September 19, 2019
Rape survivors across North Carolina who feel they've been ignored - may finally get justice.
On Thursday, Gov. Roy Cooper signed the Standing Up for Rape Victims Act, known as the survivor law. You can read that bill here.
It aims to clear the massive backlog of rape test kits at police agencies across the state.
State leaders said Thursday afternoon that the law will prevent a backlog from ever happening again.
The bill lays out a roadmap and provides the money to test sexual assault kits.
The state has been dealing with a backlog of kits that have yet to be tested as victims wait for justice. In 2018, ABC11 reported that more than 15,000 rape kits collected from victims of sexual assault are waiting to be tested at law enforcement agencies across North Carolina.
"We need to send a clear message to survivors that the state of North Carolina cares about what happened to you," Josh Stein, NC Attorney General said. "A clear message to rapists that no matter how long ago you committed your crime, we are coming for you; and to the public that we will do everything in our power to keep you safe."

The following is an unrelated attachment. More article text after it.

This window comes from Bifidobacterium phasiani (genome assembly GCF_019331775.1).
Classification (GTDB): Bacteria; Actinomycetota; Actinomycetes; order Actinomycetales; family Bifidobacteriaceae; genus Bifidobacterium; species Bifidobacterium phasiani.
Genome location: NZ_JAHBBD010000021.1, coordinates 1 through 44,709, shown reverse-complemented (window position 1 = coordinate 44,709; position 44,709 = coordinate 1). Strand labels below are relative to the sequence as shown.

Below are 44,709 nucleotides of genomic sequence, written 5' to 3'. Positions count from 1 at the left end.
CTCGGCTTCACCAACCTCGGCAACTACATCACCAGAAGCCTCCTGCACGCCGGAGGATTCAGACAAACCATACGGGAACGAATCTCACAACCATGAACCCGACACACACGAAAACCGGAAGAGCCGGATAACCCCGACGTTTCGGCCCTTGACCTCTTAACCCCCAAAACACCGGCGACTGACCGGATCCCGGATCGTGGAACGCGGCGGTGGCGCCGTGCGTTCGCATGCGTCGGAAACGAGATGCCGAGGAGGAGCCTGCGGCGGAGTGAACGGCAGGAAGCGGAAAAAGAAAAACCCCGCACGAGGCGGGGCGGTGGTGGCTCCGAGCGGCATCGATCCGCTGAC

Stein held a news conference back in January to announce a crackdown on ending the backlog of untested rape kits in North Carolina. A failure to test rape kits, in some cases, has allowed sexual predators to remain free.
Stein, a Democrat, was joined Thursday by a Republican lawmaker to talk about the bipartisan effort to make rape victims a priority.
"All the floor votes were unanimous and it's just great to see that," said Rep. Carson Smith, R-Pender County.
Local police, the head of the state crime lab, a rape victim and victims' advocates showed up to praise the new law.
For new sexual assault cases, it will require the hospital or agency that collects the evidence to notify police within 24 hours.
Then police have seven days to get the kit and it has to be submitted for testing within 45 days.
For kits already sitting on the shelves at law enforcement agencies before January 2018, that agency must establish a review team of experts.
Then the review team must prioritize the kits based on numerous factors within the next six months.
The agency must then send the kits for testing according to the priority.
But even with $6 million in funding, clearing 15,000 kits won't happen quickly.
"The fact of the matter is, it will take a few years before this backlog is eliminated. We wish it could faster," Stein said. "It's just a function of capacity."
Still, victims, such as Krista Maiden are grateful.
"Each of these boxes represent a tragic and traumatic event," Maiden said. "They represent a human being. They are one of the keys to justice. On behalf of sexual assault survivors, thank you."